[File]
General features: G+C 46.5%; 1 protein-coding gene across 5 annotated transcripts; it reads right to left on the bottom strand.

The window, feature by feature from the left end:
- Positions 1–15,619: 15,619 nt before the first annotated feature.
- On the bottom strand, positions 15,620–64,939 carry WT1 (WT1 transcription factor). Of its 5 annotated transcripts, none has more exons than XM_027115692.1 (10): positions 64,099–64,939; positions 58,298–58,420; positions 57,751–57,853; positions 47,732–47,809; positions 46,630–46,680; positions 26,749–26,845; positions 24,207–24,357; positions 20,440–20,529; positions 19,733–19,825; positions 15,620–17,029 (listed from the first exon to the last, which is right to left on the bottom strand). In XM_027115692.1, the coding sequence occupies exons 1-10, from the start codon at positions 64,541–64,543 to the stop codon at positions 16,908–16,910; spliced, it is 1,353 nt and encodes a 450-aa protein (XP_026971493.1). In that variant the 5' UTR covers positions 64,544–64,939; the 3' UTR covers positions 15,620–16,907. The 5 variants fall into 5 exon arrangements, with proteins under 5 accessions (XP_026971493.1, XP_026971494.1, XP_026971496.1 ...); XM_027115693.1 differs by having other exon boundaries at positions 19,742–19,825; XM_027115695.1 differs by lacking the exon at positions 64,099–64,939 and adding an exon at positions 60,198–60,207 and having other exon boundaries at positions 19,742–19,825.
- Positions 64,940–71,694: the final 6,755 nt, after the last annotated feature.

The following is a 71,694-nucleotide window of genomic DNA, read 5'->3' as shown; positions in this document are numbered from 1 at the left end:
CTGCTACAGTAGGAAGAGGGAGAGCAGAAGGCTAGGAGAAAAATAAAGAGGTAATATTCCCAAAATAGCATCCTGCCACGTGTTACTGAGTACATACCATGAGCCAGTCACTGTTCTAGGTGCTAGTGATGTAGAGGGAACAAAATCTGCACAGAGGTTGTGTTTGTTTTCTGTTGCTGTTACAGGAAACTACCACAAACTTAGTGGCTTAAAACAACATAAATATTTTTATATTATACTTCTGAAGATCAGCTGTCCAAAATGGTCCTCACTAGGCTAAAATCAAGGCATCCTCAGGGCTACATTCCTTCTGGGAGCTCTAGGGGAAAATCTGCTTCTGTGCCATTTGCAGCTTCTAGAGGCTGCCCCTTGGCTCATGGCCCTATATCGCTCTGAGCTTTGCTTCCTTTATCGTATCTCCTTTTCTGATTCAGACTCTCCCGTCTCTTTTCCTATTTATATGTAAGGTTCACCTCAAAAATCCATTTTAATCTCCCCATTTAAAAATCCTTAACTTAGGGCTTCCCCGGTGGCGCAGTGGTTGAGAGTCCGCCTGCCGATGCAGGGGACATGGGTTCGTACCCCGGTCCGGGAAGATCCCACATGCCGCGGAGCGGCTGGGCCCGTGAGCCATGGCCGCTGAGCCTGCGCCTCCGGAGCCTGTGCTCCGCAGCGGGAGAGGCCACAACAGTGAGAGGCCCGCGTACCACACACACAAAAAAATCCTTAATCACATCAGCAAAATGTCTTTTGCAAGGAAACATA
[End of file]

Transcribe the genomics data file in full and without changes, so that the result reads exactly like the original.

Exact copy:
General features: G+C 46.5%; 1 protein-coding gene across 5 annotated transcripts; it reads right to left on the bottom strand.

The window, feature by feature from the left end:
- Positions 1–15,619: 15,619 nt before the first annotated feature.
- On the bottom strand, positions 15,620–64,939 carry WT1 (WT1 transcription factor). Of its 5 annotated transcripts, none has more exons than XM_027115692.1 (10): positions 64,099–64,939; positions 58,298–58,420; positions 57,751–57,853; positions 47,732–47,809; positions 46,630–46,680; positions 26,749–26,845; positions 24,207–24,357; positions 20,440–20,529; positions 19,733–19,825; positions 15,620–17,029 (listed from the first exon to the last, which is right to left on the bottom strand). In XM_027115692.1, the coding sequence occupies exons 1-10, from the start codon at positions 64,541–64,543 to the stop codon at positions 16,908–16,910; spliced, it is 1,353 nt and encodes a 450-aa protein (XP_026971493.1). In that variant the 5' UTR covers positions 64,544–64,939; the 3' UTR covers positions 15,620–16,907. The 5 variants fall into 5 exon arrangements, with proteins under 5 accessions (XP_026971493.1, XP_026971494.1, XP_026971496.1 ...); XM_027115693.1 differs by having other exon boundaries at positions 19,742–19,825; XM_027115695.1 differs by lacking the exon at positions 64,099–64,939 and adding an exon at positions 60,198–60,207 and having other exon boundaries at positions 19,742–19,825.
- Positions 64,940–71,694: the final 6,755 nt, after the last annotated feature.

The following is a 71,694-nucleotide window of genomic DNA, read 5'->3' as shown; positions in this document are numbered from 1 at the left end:
CTGCTACAGTAGGAAGAGGGAGAGCAGAAGGCTAGGAGAAAAATAAAGAGGTAATATTCCCAAAATAGCATCCTGCCACGTGTTACTGAGTACATACCATGAGCCAGTCACTGTTCTAGGTGCTAGTGATGTAGAGGGAACAAAATCTGCACAGAGGTTGTGTTTGTTTTCTGTTGCTGTTACAGGAAACTACCACAAACTTAGTGGCTTAAAACAACATAAATATTTTTATATTATACTTCTGAAGATCAGCTGTCCAAAATGGTCCTCACTAGGCTAAAATCAAGGCATCCTCAGGGCTACATTCCTTCTGGGAGCTCTAGGGGAAAATCTGCTTCTGTGCCATTTGCAGCTTCTAGAGGCTGCCCCTTGGCTCATGGCCCTATATCGCTCTGAGCTTTGCTTCCTTTATCGTATCTCCTTTTCTGATTCAGACTCTCCCGTCTCTTTTCCTATTTATATGTAAGGTTCACCTCAAAAATCCATTTTAATCTCCCCATTTAAAAATCCTTAACTTAGGGCTTCCCCGGTGGCGCAGTGGTTGAGAGTCCGCCTGCCGATGCAGGGGACATGGGTTCGTACCCCGGTCCGGGAAGATCCCACATGCCGCGGAGCGGCTGGGCCCGTGAGCCATGGCCGCTGAGCCTGCGCCTCCGGAGCCTGTGCTCCGCAGCGGGAGAGGCCACAACAGTGAGAGGCCCGCGTACCACACACACAAAAAAATCCTTAATCACATCAGCAAAATGTCTTTTGCAAGGAAACATA